Space Bacon, Anyone? How The Breakfast Staple Made It To The Moon

When Apollo 11 landed on the moon on July 20, 1969, it was a momentous occasion. Upwards of 650 million people around the world sat in stunned silence and anticipation as two American astronauts took their first steps on Earth's satellite planet. When Neil Armstrong and Buzz Aldrin went back to the lunar module after their initial exploration, it wouldn't have surprised anyone if they feasted on dehydrated surf and turf, with glasses of floating champagne in celebration, but it wasn't beef or lobster on their plates, it was bacon.

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Any bacon lover would agree that the salty, crunchy, porky, fatty food is completely appropriate for celebratory occasions (or any occasion, really), but the pork product likely wasn't chosen to be part of the astronauts' meal plan because they requested it. Rather, it traveled well in space. Figuring out which foods could be transported into and consumed in low-gravity conditions was just one large piece of the space travel puzzle for NASA scientists to figure out before Apollo 11. Foods had to meet weight and volume limits, stay safe and edible without refrigeration, not be overly crumbly (fine crumbs could affect equipment), and offer enough calories and nutrition for the astronauts. Bacon checked all the boxes, as did peaches, strawberry cubes, and grape and orange drinks, which rounded out the meal Armstrong and Aldrin dined on after their moonwalk.

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Space food had already come a long way

By the time of the Apollo missions, scientists and astronauts had already been testing edibles in space during the prior Mercury and Gemini missions. Fast-forward to the 1969 moon landing, and the food wasn't bad, by comparison. During the Project Mercury flights, much of the food astronauts ate came in paste form, in toothpaste-like tubes. In April 1961, Soviet pilot and cosmonaut Yuri Gagarin became the first human to fly to space, and he feasted on beef and liver paste in a tube. Yum. During the Gemini missions, cosmic culinary arts had improved, with an emphasis put on freeze-drying and dehydrating foods for space flights. The foods could be placed in packages in which water could be inserted for rehydration.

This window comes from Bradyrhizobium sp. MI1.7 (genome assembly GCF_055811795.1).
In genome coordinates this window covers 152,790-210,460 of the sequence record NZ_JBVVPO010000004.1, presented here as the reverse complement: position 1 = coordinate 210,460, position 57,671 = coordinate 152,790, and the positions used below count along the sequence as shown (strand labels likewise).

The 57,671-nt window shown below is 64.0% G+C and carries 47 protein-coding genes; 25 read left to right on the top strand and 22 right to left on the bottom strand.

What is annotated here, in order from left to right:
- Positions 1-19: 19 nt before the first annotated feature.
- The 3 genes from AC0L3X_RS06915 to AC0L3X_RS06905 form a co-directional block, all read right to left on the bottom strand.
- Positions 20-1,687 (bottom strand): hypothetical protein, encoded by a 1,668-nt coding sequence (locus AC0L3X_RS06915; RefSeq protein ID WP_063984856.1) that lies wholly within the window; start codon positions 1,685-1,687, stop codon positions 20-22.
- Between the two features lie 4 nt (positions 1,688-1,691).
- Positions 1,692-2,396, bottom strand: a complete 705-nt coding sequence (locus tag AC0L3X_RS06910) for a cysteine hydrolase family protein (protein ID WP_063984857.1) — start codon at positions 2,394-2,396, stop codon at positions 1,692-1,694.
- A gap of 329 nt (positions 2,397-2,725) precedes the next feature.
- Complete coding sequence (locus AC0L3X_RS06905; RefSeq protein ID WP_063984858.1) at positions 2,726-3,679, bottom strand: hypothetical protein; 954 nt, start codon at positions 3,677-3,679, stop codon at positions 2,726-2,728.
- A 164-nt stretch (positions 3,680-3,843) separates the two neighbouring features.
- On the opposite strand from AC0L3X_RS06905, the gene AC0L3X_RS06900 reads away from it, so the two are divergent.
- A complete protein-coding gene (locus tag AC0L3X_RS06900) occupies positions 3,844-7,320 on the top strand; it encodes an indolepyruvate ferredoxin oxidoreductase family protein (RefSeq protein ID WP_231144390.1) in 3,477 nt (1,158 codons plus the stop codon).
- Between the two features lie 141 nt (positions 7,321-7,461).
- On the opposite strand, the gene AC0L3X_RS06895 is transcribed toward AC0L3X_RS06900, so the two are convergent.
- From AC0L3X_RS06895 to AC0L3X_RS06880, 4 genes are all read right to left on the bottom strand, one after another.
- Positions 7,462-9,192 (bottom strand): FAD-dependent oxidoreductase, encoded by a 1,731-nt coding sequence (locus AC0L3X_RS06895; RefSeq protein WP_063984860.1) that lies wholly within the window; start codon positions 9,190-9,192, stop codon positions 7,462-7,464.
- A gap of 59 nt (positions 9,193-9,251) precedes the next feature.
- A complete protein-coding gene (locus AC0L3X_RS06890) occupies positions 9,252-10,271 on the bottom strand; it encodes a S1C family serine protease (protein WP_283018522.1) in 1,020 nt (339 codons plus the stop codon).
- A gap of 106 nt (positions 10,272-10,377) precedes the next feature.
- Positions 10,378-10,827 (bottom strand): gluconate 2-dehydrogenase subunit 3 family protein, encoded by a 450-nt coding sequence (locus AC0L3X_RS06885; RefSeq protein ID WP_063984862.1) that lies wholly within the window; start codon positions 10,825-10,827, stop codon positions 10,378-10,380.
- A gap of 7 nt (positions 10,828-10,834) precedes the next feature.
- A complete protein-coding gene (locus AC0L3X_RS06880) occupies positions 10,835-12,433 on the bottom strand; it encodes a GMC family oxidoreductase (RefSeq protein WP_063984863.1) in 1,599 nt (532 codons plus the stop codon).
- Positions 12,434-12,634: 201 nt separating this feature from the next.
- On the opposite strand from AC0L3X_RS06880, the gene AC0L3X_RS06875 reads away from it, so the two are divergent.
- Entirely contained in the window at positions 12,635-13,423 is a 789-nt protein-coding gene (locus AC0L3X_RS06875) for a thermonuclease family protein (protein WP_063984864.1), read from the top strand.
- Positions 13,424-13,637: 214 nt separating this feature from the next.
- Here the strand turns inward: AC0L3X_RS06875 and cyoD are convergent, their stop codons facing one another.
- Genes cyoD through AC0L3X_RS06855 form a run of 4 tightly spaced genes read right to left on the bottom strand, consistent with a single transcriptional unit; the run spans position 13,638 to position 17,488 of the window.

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During the Apollo years, the foods' packaging was similar to those during Gemini, but the variety was greater. Foods in the pilots' meal plans included cornflakes, scrambled eggs, hot dogs, spaghetti, tuna salad, and peanut butter. Coffee was also placed on the menu — and if you ask me, what could be better than coffee and bacon, with a view of planet Earth to go with it?

Is bacon still on the microgravity menu?

During Apollo 13, astronaut Jim Lovell reportedly told mission control, "Happiness is bacon squares for breakfast." The appreciation for bacon is clearly out of this world, yet, someone, somewhere (likely a brainiac at NASA) decided bacon didn't need to be a food option for astronauts anymore. Although the food list has grown from fewer than 70 foods in the Apollo era to over 200 today, bacon is noticeably missing. The closest thing space travelers will find are sausage patties. Of course, one hardly becomes an astronaut for the food, and it's a good thing they don't have to squeeze meat paste from a tube anymore, but, seriously NASA, bacon can't take up that much room aboard, can it?

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Things are a bit different at the International Space Station, which has refrigeration and freezing capabilities. Here, visitors will find bacon and a large variety of meals, fresh fruits, desserts, dairy items, and snacks.

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